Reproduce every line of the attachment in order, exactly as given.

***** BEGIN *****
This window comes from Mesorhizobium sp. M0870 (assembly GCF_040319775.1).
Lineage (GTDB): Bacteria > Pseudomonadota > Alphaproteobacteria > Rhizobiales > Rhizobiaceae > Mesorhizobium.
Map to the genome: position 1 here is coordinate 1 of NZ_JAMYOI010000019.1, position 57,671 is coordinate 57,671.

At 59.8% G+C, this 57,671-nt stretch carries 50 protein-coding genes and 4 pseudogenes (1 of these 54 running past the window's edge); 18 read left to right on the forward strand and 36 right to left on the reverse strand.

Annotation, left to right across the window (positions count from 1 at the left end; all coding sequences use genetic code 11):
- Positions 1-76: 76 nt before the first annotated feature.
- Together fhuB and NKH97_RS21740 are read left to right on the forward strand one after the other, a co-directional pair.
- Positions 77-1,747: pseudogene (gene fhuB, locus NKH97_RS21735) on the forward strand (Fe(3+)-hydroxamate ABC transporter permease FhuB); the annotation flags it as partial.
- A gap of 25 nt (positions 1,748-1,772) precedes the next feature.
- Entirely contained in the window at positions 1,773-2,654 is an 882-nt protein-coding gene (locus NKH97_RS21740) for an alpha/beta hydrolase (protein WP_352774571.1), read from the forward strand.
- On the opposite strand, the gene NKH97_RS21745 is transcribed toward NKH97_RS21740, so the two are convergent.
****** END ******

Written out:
This window comes from Mesorhizobium sp. M0870 (assembly GCF_040319775.1).
Lineage (GTDB): Bacteria > Pseudomonadota > Alphaproteobacteria > Rhizobiales > Rhizobiaceae > Mesorhizobium.
Map to the genome: position 1 here is coordinate 1 of NZ_JAMYOI010000019.1, position 57,671 is coordinate 57,671.

At 59.8% G+C, this 57,671-nt stretch carries 50 protein-coding genes and 4 pseudogenes (1 of these 54 running past the window's edge); 18 read left to right on the forward strand and 36 right to left on the reverse strand.

Annotation, left to right across the window (positions count from 1 at the left end; all coding sequences use genetic code 11):
- Positions 1-76: 76 nt before the first annotated feature.
- Together fhuB and NKH97_RS21740 are read left to right on the forward strand one after the other, a co-directional pair.
- Positions 77-1,747: pseudogene (gene fhuB, locus NKH97_RS21735) on the forward strand (Fe(3+)-hydroxamate ABC transporter permease FhuB); the annotation flags it as partial.
- A gap of 25 nt (positions 1,748-1,772) precedes the next feature.
- Entirely contained in the window at positions 1,773-2,654 is an 882-nt protein-coding gene (locus NKH97_RS21740) for an alpha/beta hydrolase (protein WP_352774571.1), read from the forward strand.
- On the opposite strand, the gene NKH97_RS21745 is transcribed toward NKH97_RS21740, so the two are convergent.